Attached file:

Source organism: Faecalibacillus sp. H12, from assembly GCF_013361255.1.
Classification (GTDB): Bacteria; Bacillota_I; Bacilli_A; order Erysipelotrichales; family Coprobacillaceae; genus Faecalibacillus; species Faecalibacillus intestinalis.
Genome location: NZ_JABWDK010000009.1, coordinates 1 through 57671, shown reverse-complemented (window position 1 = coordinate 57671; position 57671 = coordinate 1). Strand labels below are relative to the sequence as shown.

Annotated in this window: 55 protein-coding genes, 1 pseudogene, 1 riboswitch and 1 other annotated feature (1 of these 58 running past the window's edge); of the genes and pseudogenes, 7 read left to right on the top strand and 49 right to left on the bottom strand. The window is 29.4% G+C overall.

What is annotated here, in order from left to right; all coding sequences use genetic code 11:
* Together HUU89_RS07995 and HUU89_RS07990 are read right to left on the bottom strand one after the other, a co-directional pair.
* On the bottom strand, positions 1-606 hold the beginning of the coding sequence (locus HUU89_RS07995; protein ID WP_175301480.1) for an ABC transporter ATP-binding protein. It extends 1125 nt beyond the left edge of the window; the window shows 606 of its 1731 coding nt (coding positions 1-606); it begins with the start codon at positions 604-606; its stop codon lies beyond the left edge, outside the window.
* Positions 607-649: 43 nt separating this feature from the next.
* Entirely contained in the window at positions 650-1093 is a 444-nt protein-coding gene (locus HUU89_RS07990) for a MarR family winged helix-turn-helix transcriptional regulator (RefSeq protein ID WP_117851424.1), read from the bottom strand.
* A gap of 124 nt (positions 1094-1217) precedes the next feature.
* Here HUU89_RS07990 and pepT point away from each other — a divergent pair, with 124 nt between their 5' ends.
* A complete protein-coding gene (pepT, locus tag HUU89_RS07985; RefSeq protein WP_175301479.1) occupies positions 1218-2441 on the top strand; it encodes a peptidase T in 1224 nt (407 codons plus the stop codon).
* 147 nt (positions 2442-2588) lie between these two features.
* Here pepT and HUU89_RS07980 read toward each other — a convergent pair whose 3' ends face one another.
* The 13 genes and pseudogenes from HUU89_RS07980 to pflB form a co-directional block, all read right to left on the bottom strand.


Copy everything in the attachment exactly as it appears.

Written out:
Source organism: Faecalibacillus sp. H12, from assembly GCF_013361255.1.
Classification (GTDB): Bacteria; Bacillota_I; Bacilli_A; order Erysipelotrichales; family Coprobacillaceae; genus Faecalibacillus; species Faecalibacillus intestinalis.
Genome location: NZ_JABWDK010000009.1, coordinates 1 through 57671, shown reverse-complemented (window position 1 = coordinate 57671; position 57671 = coordinate 1). Strand labels below are relative to the sequence as shown.

Annotated in this window: 55 protein-coding genes, 1 pseudogene, 1 riboswitch and 1 other annotated feature (1 of these 58 running past the window's edge); of the genes and pseudogenes, 7 read left to right on the top strand and 49 right to left on the bottom strand. The window is 29.4% G+C overall.

What is annotated here, in order from left to right; all coding sequences use genetic code 11:
* Together HUU89_RS07995 and HUU89_RS07990 are read right to left on the bottom strand one after the other, a co-directional pair.
* On the bottom strand, positions 1-606 hold the beginning of the coding sequence (locus HUU89_RS07995; protein ID WP_175301480.1) for an ABC transporter ATP-binding protein. It extends 1125 nt beyond the left edge of the window; the window shows 606 of its 1731 coding nt (coding positions 1-606); it begins with the start codon at positions 604-606; its stop codon lies beyond the left edge, outside the window.
* Positions 607-649: 43 nt separating this feature from the next.
* Entirely contained in the window at positions 650-1093 is a 444-nt protein-coding gene (locus HUU89_RS07990) for a MarR family winged helix-turn-helix transcriptional regulator (RefSeq protein ID WP_117851424.1), read from the bottom strand.
* A gap of 124 nt (positions 1094-1217) precedes the next feature.
* Here HUU89_RS07990 and pepT point away from each other — a divergent pair, with 124 nt between their 5' ends.
* A complete protein-coding gene (pepT, locus tag HUU89_RS07985; RefSeq protein WP_175301479.1) occupies positions 1218-2441 on the top strand; it encodes a peptidase T in 1224 nt (407 codons plus the stop codon).
* 147 nt (positions 2442-2588) lie between these two features.
* Here pepT and HUU89_RS07980 read toward each other — a convergent pair whose 3' ends face one another.
* The 13 genes and pseudogenes from HUU89_RS07980 to pflB form a co-directional block, all read right to left on the bottom strand.